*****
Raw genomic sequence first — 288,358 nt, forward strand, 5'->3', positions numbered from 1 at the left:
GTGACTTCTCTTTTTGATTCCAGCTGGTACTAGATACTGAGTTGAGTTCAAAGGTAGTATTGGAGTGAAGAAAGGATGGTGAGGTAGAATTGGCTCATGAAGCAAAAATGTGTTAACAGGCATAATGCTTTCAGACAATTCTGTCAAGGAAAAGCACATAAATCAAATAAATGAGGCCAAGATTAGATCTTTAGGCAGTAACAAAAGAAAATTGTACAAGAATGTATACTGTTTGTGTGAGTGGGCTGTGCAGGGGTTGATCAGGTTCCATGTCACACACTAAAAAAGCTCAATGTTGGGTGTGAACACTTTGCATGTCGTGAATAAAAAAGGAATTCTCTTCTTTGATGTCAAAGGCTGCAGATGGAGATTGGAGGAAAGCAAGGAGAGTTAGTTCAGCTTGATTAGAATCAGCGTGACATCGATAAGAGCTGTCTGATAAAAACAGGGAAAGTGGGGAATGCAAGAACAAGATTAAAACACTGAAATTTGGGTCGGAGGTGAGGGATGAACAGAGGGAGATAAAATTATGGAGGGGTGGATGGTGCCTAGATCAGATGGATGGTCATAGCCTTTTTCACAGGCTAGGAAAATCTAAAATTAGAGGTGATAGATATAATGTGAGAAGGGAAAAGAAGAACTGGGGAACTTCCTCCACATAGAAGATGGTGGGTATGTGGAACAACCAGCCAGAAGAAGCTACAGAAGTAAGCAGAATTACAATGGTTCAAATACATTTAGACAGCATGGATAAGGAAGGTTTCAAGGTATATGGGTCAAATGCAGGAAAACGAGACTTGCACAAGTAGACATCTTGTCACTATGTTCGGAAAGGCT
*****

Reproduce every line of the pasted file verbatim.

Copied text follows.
Raw genomic sequence first — 288,358 nt, forward strand, 5'->3', positions numbered from 1 at the left:
GTGACTTCTCTTTTTGATTCCAGCTGGTACTAGATACTGAGTTGAGTTCAAAGGTAGTATTGGAGTGAAGAAAGGATGGTGAGGTAGAATTGGCTCATGAAGCAAAAATGTGTTAACAGGCATAATGCTTTCAGACAATTCTGTCAAGGAAAAGCACATAAATCAAATAAATGAGGCCAAGATTAGATCTTTAGGCAGTAACAAAAGAAAATTGTACAAGAATGTATACTGTTTGTGTGAGTGGGCTGTGCAGGGGTTGATCAGGTTCCATGTCACACACTAAAAAAGCTCAATGTTGGGTGTGAACACTTTGCATGTCGTGAATAAAAAAGGAATTCTCTTCTTTGATGTCAAAGGCTGCAGATGGAGATTGGAGGAAAGCAAGGAGAGTTAGTTCAGCTTGATTAGAATCAGCGTGACATCGATAAGAGCTGTCTGATAAAAACAGGGAAAGTGGGGAATGCAAGAACAAGATTAAAACACTGAAATTTGGGTCGGAGGTGAGGGATGAACAGAGGGAGATAAAATTATGGAGGGGTGGATGGTGCCTAGATCAGATGGATGGTCATAGCCTTTTTCACAGGCTAGGAAAATCTAAAATTAGAGGTGATAGATATAATGTGAGAAGGGAAAAGAAGAACTGGGGAACTTCCTCCACATAGAAGATGGTGGGTATGTGGAACAACCAGCCAGAAGAAGCTACAGAAGTAAGCAGAATTACAATGGTTCAAATACATTTAGACAGCATGGATAAGGAAGGTTTCAAGGTATATGGGTCAAATGCAGGAAAACGAGACTTGCACAAGTAGACATCTTGTCACTATGTTCGGAAAGGCT